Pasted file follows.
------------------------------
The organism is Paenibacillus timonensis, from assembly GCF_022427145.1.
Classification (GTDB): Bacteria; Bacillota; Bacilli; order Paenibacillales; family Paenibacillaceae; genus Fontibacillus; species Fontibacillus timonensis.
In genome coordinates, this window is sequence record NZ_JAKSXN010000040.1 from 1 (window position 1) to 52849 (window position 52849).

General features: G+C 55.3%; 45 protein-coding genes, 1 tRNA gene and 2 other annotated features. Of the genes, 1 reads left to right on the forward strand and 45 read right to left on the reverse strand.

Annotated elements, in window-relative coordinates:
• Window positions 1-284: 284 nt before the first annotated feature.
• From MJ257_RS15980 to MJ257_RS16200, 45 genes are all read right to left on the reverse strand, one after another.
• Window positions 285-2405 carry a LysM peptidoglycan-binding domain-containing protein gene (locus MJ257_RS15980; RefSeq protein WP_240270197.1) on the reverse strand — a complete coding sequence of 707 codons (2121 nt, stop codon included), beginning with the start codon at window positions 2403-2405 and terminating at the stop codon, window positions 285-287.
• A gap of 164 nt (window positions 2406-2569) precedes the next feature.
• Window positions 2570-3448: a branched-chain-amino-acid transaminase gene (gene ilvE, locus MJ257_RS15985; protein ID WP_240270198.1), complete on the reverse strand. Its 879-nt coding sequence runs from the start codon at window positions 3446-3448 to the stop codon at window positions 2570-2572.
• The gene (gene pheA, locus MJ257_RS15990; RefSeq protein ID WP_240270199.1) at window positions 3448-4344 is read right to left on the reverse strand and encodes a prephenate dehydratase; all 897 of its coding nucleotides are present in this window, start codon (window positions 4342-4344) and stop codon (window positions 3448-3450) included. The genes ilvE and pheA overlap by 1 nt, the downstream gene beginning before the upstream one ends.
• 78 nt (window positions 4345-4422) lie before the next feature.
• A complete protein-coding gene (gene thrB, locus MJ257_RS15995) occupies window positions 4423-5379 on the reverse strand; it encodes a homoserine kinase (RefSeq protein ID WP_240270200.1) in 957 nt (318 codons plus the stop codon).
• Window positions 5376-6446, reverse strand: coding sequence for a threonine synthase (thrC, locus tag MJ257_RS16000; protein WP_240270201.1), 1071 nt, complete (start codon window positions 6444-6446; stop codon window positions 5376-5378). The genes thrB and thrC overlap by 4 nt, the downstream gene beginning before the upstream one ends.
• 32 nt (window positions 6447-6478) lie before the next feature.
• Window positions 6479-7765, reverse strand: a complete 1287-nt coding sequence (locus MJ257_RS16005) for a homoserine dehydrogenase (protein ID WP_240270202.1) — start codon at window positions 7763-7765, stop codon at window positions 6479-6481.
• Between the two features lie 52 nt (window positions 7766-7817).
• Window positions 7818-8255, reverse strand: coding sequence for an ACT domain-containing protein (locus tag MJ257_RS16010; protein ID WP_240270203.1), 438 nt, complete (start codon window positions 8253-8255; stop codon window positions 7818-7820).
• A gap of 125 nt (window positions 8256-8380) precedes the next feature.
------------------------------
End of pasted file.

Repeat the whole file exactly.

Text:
The organism is Paenibacillus timonensis, from assembly GCF_022427145.1.
Classification (GTDB): Bacteria; Bacillota; Bacilli; order Paenibacillales; family Paenibacillaceae; genus Fontibacillus; species Fontibacillus timonensis.
In genome coordinates, this window is sequence record NZ_JAKSXN010000040.1 from 1 (window position 1) to 52849 (window position 52849).

General features: G+C 55.3%; 45 protein-coding genes, 1 tRNA gene and 2 other annotated features. Of the genes, 1 reads left to right on the forward strand and 45 read right to left on the reverse strand.

Annotated elements, in window-relative coordinates:
• Window positions 1-284: 284 nt before the first annotated feature.
• From MJ257_RS15980 to MJ257_RS16200, 45 genes are all read right to left on the reverse strand, one after another.
• Window positions 285-2405 carry a LysM peptidoglycan-binding domain-containing protein gene (locus MJ257_RS15980; RefSeq protein WP_240270197.1) on the reverse strand — a complete coding sequence of 707 codons (2121 nt, stop codon included), beginning with the start codon at window positions 2403-2405 and terminating at the stop codon, window positions 285-287.
• A gap of 164 nt (window positions 2406-2569) precedes the next feature.
• Window positions 2570-3448: a branched-chain-amino-acid transaminase gene (gene ilvE, locus MJ257_RS15985; protein ID WP_240270198.1), complete on the reverse strand. Its 879-nt coding sequence runs from the start codon at window positions 3446-3448 to the stop codon at window positions 2570-2572.
• The gene (gene pheA, locus MJ257_RS15990; RefSeq protein ID WP_240270199.1) at window positions 3448-4344 is read right to left on the reverse strand and encodes a prephenate dehydratase; all 897 of its coding nucleotides are present in this window, start codon (window positions 4342-4344) and stop codon (window positions 3448-3450) included. The genes ilvE and pheA overlap by 1 nt, the downstream gene beginning before the upstream one ends.
• 78 nt (window positions 4345-4422) lie before the next feature.
• A complete protein-coding gene (gene thrB, locus MJ257_RS15995) occupies window positions 4423-5379 on the reverse strand; it encodes a homoserine kinase (RefSeq protein ID WP_240270200.1) in 957 nt (318 codons plus the stop codon).
• Window positions 5376-6446, reverse strand: coding sequence for a threonine synthase (thrC, locus tag MJ257_RS16000; protein WP_240270201.1), 1071 nt, complete (start codon window positions 6444-6446; stop codon window positions 5376-5378). The genes thrB and thrC overlap by 4 nt, the downstream gene beginning before the upstream one ends.
• 32 nt (window positions 6447-6478) lie before the next feature.
• Window positions 6479-7765, reverse strand: a complete 1287-nt coding sequence (locus MJ257_RS16005) for a homoserine dehydrogenase (protein ID WP_240270202.1) — start codon at window positions 7763-7765, stop codon at window positions 6479-6481.
• Between the two features lie 52 nt (window positions 7766-7817).
• Window positions 7818-8255, reverse strand: coding sequence for an ACT domain-containing protein (locus tag MJ257_RS16010; protein ID WP_240270203.1), 438 nt, complete (start codon window positions 8253-8255; stop codon window positions 7818-7820).
• A gap of 125 nt (window positions 8256-8380) precedes the next feature.